Presentation Authors: Thenappan Chandrasekar*, Joon Yau Leong, Laura Gross, Sarah Hegary, Leonard Gomella, Veda Giri, Philadelphia, PA
Introduction: Prostate cancer (PCa) is increasingly recognized as a part of hereditary cancer syndromes (HCS) with implications for cascade genetic testing (CGT) of men with PCa in these families. However, race-specific rates of HCS in probands presenting for inherited cancer assessment who report a family history (FHx) of PCa is not known and has implications for CGT of men with PCa.
Methods: A prospectively maintained genetic testing database at a tertiary care cancer genetics program was queried for all probands reporting a PCa FHx. Pedigrees were analyzed for three HCS linked with PCa: hereditary breast and ovarian syndrome (HBOC), classic Hereditary PCa (HPC), and Lynch syndrome (LS). Associations between HCS and race were evaluated using Fisher&[prime]s exact test. Each HCS was evaluated for potential genetic link to the male relative with PCa and associations with race were tested using Fisher&[prime]s exact test.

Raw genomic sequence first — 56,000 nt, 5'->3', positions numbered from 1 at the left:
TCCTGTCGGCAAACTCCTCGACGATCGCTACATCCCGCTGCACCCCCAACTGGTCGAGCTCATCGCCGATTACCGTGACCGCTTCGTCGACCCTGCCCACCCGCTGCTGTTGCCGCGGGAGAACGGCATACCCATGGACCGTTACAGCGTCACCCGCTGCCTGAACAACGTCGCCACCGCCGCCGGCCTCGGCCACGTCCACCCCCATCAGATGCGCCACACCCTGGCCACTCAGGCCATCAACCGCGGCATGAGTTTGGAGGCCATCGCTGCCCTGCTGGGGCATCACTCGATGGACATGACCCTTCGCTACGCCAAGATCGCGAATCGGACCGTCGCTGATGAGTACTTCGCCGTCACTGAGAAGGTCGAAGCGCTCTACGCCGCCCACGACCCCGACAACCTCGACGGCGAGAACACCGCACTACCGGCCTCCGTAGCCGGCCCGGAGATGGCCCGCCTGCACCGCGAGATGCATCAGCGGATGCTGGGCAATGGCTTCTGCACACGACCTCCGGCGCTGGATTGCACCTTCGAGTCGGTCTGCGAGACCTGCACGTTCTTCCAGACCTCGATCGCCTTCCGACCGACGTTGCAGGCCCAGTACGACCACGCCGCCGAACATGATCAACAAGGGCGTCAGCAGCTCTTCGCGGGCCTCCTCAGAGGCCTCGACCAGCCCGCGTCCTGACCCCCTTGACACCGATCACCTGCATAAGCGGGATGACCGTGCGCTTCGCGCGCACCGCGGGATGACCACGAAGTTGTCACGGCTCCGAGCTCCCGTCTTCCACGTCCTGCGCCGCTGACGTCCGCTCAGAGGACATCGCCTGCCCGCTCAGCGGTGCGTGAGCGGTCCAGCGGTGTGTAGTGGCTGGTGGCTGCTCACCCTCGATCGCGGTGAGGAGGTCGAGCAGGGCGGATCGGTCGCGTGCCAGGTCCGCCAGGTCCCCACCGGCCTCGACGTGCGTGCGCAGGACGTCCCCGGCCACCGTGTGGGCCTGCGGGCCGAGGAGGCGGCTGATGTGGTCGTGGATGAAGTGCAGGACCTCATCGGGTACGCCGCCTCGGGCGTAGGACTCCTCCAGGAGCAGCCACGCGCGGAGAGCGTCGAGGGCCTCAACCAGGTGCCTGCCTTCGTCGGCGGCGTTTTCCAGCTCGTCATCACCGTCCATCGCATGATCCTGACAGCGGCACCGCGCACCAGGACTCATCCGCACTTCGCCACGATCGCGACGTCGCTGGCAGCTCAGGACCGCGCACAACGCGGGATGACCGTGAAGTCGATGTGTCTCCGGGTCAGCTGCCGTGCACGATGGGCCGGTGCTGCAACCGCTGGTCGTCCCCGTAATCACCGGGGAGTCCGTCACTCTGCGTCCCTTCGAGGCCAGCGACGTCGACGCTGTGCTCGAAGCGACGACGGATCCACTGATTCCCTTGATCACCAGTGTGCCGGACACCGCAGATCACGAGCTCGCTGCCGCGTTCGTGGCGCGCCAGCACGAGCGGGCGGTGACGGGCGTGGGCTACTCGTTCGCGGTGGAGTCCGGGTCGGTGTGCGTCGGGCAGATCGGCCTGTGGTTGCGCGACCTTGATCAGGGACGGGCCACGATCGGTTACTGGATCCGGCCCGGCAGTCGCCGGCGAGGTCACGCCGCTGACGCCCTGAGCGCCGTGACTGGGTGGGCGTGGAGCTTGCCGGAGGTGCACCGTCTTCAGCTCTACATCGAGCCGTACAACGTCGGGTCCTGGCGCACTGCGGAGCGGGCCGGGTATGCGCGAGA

Results: 345 probands met inclusion criteria: 53 African Americans (AA), 292 Caucasians (Wh), 74.5% female. Proband cancer diagnoses included breast (43.2%), prostate (12.8%), pancreatic (3.8%), ovarian (3.2%), and colorectal (2.9%). Overall, 63.8% of probands met criteria for â‰¥ 1 HCS based on personal and FHx. Male relatives with PCa in these families with potential genetic link to HCS were found in 75.5% AA families and 61.6% Wh families. HBOC was identified in a higher percentage of AA families with a potentially-linked male relative with PCa compared to Wh families (69.8% vs. 52.4%, respectively; p=0.051). Among probands with HCS potentially linked to PCa (n = 169), 19.5% were found to carry a genetic mutation in a cancer risk gene (17.9% AA and 19.9% Wh). BRCA1/2 mutations accounted for all mutations identified in AA probands and 66.7% of Wh probands.
Conclusions: A significant percentage of patients who present for inherited cancer assessment report a FHx of PCa potentially linked with a HCS. Importantly, AA probands with a PCa FHx have comparable rates of HCS as Wh probands, with potentially higher rates of HBOC in AA families accounted for by BRCA mutations. Cascade testing of men with PCa in families with HCS is crucial with a need to address any race-specific barriers.